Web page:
At the start of the two days Gary Kurtz stated that he didn't want to spend time debating the prequels or what he thinks of Lucas the filmmaker now. Much like the Rinzler Star Wars book he wanted to explain the whole process of how the film was made from its inception, through to it?s release and success and up to the changes in the special editions.
He thought that a certain amount of history revision had taken place (either intentionally or not), and legends and lore about Star Wars that most fans know are not necessarily accurate. He believes some names involved with Star Wars have unfairly been forgotten or diminished (Marcia Lucas for one) and he wanted to highlight the collaborative work the incredible crew did with limited time and resource. Gary Kurtz asked that we try to forget about what Star Wars became after 1977 and think about what it was like in the mid 70?s and the creation of a modest budgeted, unpopular genre film that had relatively low expectations.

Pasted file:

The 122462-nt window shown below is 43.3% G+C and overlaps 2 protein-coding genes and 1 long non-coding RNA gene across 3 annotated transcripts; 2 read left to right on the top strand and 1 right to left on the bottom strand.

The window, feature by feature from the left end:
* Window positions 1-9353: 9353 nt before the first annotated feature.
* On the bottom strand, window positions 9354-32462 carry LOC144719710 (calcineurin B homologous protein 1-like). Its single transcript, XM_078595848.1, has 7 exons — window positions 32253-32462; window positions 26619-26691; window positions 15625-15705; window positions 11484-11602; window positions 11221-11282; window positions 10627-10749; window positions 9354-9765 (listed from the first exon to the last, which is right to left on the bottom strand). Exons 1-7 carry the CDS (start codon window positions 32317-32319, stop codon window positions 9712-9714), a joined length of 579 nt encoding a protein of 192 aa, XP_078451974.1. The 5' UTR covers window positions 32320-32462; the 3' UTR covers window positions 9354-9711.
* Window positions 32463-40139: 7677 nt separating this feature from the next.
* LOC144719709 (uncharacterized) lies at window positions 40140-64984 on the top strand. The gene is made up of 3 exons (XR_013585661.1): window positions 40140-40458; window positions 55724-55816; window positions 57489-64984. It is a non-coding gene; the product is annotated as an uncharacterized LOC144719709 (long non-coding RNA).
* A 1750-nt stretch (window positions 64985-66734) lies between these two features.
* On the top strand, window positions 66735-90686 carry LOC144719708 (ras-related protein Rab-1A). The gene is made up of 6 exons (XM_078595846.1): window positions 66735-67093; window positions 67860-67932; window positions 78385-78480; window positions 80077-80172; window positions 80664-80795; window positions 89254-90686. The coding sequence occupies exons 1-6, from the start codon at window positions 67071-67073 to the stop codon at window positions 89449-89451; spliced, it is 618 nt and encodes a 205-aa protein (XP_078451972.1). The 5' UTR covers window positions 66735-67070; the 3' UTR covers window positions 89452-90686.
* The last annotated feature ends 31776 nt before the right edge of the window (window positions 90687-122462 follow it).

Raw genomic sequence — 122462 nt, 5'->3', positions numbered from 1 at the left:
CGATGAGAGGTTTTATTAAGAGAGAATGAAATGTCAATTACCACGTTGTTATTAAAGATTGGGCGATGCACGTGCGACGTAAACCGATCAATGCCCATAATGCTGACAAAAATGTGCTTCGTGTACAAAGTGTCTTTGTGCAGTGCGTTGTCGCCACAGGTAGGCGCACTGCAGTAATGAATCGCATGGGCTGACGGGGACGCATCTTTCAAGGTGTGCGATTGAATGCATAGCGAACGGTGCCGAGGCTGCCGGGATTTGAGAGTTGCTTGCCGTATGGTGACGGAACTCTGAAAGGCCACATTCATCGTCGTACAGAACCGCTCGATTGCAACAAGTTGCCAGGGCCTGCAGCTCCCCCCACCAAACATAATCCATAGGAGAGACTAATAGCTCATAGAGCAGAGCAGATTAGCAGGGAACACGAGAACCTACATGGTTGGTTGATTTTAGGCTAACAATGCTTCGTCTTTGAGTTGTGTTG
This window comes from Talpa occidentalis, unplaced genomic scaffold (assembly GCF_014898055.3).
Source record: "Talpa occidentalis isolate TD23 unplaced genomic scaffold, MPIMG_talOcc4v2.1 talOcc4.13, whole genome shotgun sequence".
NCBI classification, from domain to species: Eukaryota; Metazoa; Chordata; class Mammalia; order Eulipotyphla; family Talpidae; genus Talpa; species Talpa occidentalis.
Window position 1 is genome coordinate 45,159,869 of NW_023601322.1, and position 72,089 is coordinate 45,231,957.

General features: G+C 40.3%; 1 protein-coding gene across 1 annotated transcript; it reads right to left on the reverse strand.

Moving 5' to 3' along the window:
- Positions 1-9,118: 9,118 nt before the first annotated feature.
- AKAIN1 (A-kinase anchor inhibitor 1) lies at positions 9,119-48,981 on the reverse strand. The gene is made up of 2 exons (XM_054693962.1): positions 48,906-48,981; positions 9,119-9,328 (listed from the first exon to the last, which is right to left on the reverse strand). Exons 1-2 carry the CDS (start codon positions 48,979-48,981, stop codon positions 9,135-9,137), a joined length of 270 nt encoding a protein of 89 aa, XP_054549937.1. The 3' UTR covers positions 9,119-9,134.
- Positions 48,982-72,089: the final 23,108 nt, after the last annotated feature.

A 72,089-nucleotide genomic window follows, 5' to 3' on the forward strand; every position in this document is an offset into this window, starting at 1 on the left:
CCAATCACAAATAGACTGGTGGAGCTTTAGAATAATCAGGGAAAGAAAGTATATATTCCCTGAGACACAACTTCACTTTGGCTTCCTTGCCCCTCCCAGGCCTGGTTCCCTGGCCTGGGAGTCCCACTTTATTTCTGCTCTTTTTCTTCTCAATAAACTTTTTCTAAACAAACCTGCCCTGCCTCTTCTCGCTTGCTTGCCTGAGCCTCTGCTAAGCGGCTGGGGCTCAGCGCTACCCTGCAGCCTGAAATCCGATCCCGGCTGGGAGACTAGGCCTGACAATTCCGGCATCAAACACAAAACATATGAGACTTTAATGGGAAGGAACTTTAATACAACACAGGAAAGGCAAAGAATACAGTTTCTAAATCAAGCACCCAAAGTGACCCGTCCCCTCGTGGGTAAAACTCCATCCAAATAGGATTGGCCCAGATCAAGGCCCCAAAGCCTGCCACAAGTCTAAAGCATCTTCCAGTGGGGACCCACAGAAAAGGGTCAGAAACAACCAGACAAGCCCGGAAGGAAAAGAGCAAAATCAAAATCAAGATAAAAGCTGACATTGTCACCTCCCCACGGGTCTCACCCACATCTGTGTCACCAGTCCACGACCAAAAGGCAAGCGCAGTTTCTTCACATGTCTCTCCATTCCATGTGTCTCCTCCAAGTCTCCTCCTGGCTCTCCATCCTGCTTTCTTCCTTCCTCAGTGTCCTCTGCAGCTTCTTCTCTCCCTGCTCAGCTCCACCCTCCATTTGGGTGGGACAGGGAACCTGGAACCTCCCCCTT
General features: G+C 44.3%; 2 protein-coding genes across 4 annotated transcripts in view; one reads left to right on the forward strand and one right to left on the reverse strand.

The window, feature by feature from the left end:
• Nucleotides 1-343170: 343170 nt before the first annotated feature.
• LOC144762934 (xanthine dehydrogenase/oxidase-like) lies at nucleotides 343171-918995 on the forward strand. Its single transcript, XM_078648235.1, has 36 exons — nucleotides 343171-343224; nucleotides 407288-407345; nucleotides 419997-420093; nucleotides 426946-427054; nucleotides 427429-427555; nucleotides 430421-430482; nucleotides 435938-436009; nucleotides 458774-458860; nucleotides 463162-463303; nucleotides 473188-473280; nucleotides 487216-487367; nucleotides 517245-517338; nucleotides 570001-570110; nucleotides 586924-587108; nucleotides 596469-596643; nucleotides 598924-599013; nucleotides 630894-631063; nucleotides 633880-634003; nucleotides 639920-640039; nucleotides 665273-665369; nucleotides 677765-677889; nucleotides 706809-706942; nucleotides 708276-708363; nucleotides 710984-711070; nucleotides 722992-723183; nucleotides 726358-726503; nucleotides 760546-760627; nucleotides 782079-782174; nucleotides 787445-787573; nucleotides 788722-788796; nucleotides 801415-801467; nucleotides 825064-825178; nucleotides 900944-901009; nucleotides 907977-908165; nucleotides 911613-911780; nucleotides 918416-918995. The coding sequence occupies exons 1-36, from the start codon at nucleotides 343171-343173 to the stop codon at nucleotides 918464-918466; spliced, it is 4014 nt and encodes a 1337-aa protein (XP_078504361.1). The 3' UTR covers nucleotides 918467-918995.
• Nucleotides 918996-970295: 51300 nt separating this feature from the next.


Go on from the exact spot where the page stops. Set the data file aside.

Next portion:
For a man of 71 his memory was incredible. He modestly spoke about his film school days, and then working with Roger Corman and actors such as Jack Nicholson, and then on to meeting Francis Ford Coppola and George Lucas and the inception of Star Wars during the making of American Graffiti. The people he has met and worked with from Billy Wilder to Kubrick was fascinating and at no time were the references unnecessary or an excuse to show off.
He showed hundreds of photos, some I had seen before, many personal pictures that I hadn't. For example Harrison Ford, Mark Hamill and Carrie Fisher playing croquet in the back garden of the house whilst filming in London, or pictures of Spielberg, De Palma and Lucas at one of the rough cut screenings.